The four state hospitals in Nor Carolina, Dorothea Dix Hospital in Raleigh, Cherry Hospital in Goldsboro, John Umstead Hospital in Butner outside of Durham, and Brougthon Hospital in Morganton in the western third of the state and the largest, had their beds reduced by roughly two-thirds each. The bogus reform plan, a several hundred spreadsheet program utilized in other states notably Michigan, promised the building of comprehensive outpatient services as it dismantled and destrroyed the well functioning local county by county mentalh health services. It was also suppposed to build for a start, sixteen smaller, more regionalized (read local and closer to families) less “isntitutional” smaller “mni” state hospitals. None were built for years by the state except one which was placed in the outskirts of the western town of Sylva without a large enough supportive psychiatric cohort staff of practtioners in an old, converted, rennovated nursing home and one unit housed in a small community hospital in Linville NC.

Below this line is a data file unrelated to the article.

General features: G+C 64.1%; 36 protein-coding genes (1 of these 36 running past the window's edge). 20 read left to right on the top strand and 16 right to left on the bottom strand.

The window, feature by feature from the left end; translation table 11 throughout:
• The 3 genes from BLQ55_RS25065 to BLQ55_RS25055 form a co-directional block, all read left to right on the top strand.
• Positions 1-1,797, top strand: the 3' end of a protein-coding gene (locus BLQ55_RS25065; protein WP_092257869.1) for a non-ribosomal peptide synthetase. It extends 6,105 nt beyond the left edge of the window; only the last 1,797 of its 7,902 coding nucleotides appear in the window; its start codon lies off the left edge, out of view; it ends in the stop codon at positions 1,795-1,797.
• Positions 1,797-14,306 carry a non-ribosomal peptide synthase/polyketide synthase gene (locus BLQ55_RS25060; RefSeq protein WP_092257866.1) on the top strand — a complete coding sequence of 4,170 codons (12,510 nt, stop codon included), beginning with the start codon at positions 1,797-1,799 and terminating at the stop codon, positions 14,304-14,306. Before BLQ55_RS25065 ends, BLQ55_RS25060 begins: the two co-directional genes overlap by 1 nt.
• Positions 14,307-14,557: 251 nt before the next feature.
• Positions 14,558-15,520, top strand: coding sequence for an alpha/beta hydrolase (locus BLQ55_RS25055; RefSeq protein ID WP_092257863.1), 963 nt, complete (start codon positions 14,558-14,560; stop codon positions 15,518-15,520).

And the results were predictable, patients lost their long trusted psychiatrists and clinicians by the droves and it took years to replace those. Crises with patient ended up in the ERs of small hospitals all over the state, many with any psychiatrists on their staffs OR any inpatient psychiatric units. Patients also ended up in even greater numbers in the jails, at the country and state levels. Counties suddenly had to find staff, resources and medication budgets to care for at least 10-20 times more mental patients than they had ever had, Jail suicides dramatically increased. And the mental health reform took years to try to catch up.  A prominent then Duke faculty psychiatrist in the mid 2000’s stated publicly for the media in an interview that it would “take 10 years for the state to replace what we had [in state mental health capabilities] ten years ago. A more damning indictment of the the state’s mental health reform effort could not have been verbalized except the description by a Dr. Steve Crane MD a teaching physician for the family practice residency program in Hendersonville and Asheville as “the disaster that just keeps on giving,” which was a satirical take-off on the then current circulating satirical description of Hurricane Katrina and the failure of the Bush Administration to respond to it in a timely fashion which is now a classical study in government and business schools on how NOT to handle a crisis.